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Art & Stages of Development

Here are 3 basic stages and development of drawing from preschool up to age 6 or 7. Lowenfeld observed even more stages for older children. This link has the different developmental stages of art and drawing

Stage one: A child learns to hold a crayon or pencil. He or she first makes hen scratch marks on a paper. Next they scribble with up and down marks and circular images. If you don’t provide paper at this stage your artist will color on his or her bedroom wall! These children draw for the sake of drawing.

Stage two: Shapes, such as a circle, cross, and fairly straight lines are well developed in this child’s drawings. Soon it is very easy for this child to make a person with a round head, arms, and legs. Often, eyes, feet or shoes, hair and mouth will also appear. The proportions are varied at first; the portrait could have a big head and small legs and arms. Colors are chosen because the child “likes” the color, not because it is a factual representation of the object drawn. The painting and drawing from this stage are very stylized for the artist. Each time a child draws a tree, it will be very much like the tree he or she has drawn before. Also, the child will sometimes imitate an adult writing. Eventually, they separate writing from drawing. Children at this stage can usually write their name. Letter reversals are common at this stage.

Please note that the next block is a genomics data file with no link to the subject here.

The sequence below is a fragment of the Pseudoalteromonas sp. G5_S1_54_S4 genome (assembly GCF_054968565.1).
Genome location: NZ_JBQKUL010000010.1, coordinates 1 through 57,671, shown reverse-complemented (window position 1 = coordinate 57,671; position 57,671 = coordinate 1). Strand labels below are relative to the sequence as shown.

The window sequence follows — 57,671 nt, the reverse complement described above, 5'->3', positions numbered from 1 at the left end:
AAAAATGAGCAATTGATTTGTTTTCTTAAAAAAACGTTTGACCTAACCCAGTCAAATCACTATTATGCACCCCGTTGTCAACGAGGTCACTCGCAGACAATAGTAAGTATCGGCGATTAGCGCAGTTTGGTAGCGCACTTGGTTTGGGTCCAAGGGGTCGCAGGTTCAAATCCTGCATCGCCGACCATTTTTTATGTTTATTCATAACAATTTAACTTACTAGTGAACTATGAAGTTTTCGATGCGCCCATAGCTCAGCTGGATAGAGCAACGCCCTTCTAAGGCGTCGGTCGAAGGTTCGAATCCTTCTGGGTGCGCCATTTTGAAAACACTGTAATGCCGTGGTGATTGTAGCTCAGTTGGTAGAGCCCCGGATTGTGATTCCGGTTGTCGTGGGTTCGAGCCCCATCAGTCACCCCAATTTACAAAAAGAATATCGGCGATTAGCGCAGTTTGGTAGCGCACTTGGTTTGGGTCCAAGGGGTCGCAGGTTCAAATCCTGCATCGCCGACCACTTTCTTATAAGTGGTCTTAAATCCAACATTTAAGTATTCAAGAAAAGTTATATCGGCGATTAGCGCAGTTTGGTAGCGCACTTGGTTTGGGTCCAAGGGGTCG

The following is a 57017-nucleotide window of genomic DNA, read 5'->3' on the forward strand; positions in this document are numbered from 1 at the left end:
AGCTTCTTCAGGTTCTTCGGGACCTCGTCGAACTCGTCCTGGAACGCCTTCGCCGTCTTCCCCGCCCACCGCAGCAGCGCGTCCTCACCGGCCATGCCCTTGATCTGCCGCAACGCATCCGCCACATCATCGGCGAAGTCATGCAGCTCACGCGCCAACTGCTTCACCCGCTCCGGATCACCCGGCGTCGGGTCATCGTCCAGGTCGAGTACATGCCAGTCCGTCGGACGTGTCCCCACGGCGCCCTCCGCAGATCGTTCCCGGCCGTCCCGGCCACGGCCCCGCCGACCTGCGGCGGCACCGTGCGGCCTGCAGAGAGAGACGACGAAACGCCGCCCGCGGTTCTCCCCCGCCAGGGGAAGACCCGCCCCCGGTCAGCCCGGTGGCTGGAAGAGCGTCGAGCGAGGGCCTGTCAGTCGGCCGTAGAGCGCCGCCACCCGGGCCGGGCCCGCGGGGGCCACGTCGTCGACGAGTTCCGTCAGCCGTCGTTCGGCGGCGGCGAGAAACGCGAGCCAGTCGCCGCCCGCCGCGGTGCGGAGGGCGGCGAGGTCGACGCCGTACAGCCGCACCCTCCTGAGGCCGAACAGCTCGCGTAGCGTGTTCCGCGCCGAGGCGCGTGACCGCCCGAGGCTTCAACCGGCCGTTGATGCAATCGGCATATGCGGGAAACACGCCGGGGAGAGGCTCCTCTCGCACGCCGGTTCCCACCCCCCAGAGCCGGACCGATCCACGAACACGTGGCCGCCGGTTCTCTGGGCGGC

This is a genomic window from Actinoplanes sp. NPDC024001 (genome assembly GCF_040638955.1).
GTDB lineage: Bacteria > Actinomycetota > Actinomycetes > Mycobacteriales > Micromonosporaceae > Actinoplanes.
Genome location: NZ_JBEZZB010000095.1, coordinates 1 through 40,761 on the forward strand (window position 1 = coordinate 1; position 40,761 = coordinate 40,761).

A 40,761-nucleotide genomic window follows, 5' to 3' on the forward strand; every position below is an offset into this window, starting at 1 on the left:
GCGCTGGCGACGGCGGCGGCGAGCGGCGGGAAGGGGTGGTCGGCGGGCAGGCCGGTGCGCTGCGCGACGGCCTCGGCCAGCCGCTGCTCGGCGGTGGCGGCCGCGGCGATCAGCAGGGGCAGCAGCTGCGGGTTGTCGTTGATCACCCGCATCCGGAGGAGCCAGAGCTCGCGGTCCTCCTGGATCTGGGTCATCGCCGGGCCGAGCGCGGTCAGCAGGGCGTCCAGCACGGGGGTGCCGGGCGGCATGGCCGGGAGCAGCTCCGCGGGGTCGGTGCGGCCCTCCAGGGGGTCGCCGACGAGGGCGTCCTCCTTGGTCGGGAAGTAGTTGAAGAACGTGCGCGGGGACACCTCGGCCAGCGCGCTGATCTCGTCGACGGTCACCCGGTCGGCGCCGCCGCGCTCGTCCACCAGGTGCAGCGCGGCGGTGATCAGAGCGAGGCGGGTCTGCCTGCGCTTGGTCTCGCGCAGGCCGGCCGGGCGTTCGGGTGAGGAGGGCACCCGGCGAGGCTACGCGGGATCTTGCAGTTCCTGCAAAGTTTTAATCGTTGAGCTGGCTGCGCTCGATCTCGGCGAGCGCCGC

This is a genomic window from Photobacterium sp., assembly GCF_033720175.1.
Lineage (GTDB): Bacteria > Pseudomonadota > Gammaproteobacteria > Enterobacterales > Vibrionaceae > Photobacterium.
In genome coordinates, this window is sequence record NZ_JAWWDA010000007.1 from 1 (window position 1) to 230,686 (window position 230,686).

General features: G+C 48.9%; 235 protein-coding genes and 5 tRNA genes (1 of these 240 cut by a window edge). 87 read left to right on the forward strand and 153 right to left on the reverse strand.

Stage Three: Between stage two and three the child begins to include in his or her portraits, fingers, toes, eye lashes, eye brows, finger nails, and other minute details. Dimensions, such as earth and sky are noted with a baseline. The sky is usually colored blue, grass green, hills as bumps on the horizon, yellow sun in the sky, and white fluffy clouds. This child is quite a landscape artist. More importantly, the attention to detail, such as eye lashes, finger nails, rings, articles of clothing etc. in a portrait, and spatial understanding indicates that this child is often ready to read. I usually introduce the sandpaper letters and numbers at the end of stage two. Along with the introduction of the moveable alphabet, writing and other language activities, a child by stage three is usually an early or bridging reader.

Lowenfeld’s stages of art and drawing development supports Montessori’s principle that writing (even drawing) does precede reading.

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